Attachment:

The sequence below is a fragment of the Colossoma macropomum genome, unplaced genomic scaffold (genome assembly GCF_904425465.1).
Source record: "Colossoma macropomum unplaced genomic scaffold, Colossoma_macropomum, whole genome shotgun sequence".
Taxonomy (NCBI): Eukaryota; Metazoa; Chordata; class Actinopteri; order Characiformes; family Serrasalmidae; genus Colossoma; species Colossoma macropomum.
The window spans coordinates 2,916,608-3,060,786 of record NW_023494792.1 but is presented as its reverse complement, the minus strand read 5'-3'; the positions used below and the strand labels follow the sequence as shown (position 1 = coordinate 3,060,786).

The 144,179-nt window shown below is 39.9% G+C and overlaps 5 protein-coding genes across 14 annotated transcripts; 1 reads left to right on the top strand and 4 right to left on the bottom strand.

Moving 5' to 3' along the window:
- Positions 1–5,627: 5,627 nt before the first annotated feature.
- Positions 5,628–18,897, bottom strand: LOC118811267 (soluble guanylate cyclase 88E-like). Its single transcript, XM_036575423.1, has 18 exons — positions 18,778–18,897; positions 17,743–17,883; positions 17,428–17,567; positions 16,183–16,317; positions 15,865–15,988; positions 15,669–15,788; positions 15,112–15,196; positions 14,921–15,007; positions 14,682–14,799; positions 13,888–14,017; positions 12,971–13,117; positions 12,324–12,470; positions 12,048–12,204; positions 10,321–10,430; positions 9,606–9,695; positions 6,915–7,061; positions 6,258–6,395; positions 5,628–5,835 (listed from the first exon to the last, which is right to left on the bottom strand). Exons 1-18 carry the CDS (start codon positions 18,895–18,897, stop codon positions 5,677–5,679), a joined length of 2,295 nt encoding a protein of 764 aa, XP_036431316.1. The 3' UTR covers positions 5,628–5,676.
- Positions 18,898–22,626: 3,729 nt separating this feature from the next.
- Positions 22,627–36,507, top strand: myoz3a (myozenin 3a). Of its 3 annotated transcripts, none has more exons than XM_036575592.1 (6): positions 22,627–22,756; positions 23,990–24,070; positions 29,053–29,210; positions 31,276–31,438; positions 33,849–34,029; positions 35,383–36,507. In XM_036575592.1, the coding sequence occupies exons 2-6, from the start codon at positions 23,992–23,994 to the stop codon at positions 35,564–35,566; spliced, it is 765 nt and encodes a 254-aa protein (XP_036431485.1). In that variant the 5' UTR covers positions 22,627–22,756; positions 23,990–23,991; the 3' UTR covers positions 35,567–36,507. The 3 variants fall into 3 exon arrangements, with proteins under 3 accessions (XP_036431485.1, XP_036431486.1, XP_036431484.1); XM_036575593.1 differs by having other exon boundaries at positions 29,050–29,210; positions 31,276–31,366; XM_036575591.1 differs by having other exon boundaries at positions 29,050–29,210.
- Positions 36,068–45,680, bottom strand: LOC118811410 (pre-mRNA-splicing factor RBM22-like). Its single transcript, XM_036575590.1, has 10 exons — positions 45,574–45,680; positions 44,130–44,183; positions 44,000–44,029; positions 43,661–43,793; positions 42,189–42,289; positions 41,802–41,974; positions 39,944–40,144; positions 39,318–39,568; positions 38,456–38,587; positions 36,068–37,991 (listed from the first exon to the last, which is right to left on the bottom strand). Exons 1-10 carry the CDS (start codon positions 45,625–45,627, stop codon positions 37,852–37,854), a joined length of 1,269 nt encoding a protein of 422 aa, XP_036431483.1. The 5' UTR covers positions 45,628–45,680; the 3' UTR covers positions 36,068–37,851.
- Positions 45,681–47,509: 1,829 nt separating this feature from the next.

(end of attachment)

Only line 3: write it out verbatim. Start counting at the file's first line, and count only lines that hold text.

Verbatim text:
Taxonomy (NCBI): Eukaryota; Metazoa; Chordata; class Actinopteri; order Characiformes; family Serrasalmidae; genus Colossoma; species Colossoma macropomum.